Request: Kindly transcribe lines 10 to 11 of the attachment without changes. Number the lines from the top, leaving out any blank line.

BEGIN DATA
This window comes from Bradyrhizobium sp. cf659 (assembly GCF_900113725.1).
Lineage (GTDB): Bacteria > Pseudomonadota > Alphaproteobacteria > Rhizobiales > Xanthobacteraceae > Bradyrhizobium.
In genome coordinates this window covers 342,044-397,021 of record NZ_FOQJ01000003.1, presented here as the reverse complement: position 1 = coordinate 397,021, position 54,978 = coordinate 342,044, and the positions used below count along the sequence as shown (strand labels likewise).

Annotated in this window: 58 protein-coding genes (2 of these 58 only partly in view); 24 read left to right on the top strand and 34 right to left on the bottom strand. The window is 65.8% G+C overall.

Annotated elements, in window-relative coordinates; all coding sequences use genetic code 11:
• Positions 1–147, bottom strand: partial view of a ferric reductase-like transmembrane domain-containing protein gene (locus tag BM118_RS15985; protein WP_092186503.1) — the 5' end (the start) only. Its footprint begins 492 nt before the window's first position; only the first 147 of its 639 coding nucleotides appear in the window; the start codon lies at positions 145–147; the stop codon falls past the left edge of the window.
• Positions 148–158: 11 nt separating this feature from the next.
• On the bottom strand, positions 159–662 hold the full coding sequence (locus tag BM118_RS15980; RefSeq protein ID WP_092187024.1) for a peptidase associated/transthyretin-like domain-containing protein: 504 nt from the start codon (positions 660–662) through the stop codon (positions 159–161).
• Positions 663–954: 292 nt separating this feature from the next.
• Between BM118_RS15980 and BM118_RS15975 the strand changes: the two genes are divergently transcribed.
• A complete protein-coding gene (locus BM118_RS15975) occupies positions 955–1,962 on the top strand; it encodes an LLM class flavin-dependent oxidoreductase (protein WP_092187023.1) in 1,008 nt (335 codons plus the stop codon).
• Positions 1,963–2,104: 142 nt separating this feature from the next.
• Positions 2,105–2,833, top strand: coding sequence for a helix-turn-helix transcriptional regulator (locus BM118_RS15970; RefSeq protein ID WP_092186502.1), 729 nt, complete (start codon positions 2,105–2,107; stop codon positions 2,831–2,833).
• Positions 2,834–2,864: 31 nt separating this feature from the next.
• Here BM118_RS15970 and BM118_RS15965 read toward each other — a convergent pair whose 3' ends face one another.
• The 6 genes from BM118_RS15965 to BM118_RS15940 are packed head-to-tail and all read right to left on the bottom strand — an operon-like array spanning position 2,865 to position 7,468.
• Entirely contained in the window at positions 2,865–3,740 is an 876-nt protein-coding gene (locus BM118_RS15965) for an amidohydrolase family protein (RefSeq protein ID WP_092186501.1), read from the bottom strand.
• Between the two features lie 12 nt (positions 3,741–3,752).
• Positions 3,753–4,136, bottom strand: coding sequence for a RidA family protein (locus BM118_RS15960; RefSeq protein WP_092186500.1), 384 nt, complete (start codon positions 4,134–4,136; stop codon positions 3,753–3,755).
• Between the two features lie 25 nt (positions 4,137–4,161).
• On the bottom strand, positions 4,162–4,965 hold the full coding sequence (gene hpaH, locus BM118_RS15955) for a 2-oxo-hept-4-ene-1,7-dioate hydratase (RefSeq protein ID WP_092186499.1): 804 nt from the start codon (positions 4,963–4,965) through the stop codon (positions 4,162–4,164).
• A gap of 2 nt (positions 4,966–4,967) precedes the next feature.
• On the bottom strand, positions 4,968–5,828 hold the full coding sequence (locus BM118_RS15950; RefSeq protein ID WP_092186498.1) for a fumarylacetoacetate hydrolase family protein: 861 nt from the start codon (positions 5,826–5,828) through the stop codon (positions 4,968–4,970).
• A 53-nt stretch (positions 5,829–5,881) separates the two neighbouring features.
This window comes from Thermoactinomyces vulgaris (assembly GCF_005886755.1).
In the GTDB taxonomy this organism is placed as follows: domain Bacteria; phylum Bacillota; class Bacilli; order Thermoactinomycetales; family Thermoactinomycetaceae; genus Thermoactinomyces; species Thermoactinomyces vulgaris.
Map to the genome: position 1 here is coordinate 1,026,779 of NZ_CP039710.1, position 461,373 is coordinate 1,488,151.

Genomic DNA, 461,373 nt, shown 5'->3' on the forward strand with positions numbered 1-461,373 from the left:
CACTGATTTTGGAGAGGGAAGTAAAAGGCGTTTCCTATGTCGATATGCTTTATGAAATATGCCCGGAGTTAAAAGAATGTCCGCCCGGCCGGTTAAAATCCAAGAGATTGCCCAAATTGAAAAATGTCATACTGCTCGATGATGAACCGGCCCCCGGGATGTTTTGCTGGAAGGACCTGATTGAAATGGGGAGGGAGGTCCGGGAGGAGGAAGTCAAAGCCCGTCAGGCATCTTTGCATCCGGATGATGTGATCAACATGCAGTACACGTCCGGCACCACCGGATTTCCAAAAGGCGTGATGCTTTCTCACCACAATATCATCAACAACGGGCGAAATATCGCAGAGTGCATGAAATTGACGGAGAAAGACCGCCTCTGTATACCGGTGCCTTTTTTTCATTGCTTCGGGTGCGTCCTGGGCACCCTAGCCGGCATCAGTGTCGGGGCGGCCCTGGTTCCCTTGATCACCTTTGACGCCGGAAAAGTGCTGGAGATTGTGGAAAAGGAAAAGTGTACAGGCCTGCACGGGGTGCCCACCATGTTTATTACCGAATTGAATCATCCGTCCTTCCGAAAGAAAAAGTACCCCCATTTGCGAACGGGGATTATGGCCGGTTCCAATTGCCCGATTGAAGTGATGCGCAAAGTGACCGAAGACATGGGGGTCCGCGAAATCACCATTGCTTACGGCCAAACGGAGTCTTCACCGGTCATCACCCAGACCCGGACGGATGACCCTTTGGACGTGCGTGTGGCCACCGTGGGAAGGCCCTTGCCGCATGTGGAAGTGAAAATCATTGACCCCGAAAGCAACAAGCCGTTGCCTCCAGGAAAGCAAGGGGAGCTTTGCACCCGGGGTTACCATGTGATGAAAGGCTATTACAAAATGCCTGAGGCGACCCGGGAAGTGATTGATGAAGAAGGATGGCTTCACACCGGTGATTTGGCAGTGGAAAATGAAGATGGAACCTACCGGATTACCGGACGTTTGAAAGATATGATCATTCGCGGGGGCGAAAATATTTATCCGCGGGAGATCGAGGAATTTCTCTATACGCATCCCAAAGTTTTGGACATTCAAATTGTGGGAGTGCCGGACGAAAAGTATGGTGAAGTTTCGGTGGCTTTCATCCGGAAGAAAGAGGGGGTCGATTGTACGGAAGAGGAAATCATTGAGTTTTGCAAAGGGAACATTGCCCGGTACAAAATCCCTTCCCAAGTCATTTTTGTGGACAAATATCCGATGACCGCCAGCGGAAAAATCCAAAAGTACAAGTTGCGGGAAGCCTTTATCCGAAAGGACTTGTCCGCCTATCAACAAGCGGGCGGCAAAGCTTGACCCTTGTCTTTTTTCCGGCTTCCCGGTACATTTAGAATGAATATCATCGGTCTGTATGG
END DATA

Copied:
• Between BM118_RS15980 and BM118_RS15975 the strand changes: the two genes are divergently transcribed.
• A complete protein-coding gene (locus BM118_RS15975) occupies positions 955–1,962 on the top strand; it encodes an LLM class flavin-dependent oxidoreductase (protein WP_092187023.1) in 1,008 nt (335 codons plus the stop codon).